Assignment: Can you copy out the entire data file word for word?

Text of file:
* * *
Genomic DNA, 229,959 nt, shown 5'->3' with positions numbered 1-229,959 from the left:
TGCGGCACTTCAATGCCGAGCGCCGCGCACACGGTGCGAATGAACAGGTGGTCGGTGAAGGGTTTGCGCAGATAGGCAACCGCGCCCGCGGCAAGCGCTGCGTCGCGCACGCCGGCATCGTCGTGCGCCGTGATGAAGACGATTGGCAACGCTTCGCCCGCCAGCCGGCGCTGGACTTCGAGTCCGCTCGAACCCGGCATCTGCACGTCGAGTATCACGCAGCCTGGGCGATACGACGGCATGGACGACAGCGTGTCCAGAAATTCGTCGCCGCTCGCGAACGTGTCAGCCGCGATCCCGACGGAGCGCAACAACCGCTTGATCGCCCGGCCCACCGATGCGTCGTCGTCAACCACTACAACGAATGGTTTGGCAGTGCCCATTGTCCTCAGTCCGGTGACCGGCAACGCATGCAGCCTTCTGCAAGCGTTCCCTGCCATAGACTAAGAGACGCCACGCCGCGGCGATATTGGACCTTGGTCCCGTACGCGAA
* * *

Genomic DNA, 229,959 nt, shown 5'->3' with positions numbered 1-229,959 from the left:
TGCGGCACTTCAATGCCGAGCGCCGCGCACACGGTGCGAATGAACAGGTGGTCGGTGAAGGGTTTGCGCAGATAGGCAACCGCGCCCGCGGCAAGCGCTGCGTCGCGCACGCCGGCATCGTCGTGCGCCGTGATGAAGACGATTGGCAACGCTTCGCCCGCCAGCCGGCGCTGGACTTCGAGTCCGCTCGAACCCGGCATCTGCACGTCGAGTATCACGCAGCCTGGGCGATACGACGGCATGGACGACAGCGTGTCCAGAAATTCGTCGCCGCTCGCGAACGTGTCAGCCGCGATCCCGACGGAGCGCAACAACCGCTTGATCGCCCGGCCCACCGATGCGTCGTCGTCAACCACTACAACGAATGGTTTGGCAGTGCCCATTGTCCTCAGTCCGGTGACCGGCAACGCATGCAGCCTTCTGCAAGCGTTCCCTGCCATAGACTAAGAGACGCCACGCCGCGGCGATATTGGACCTTGGTCCCGTACGCGAA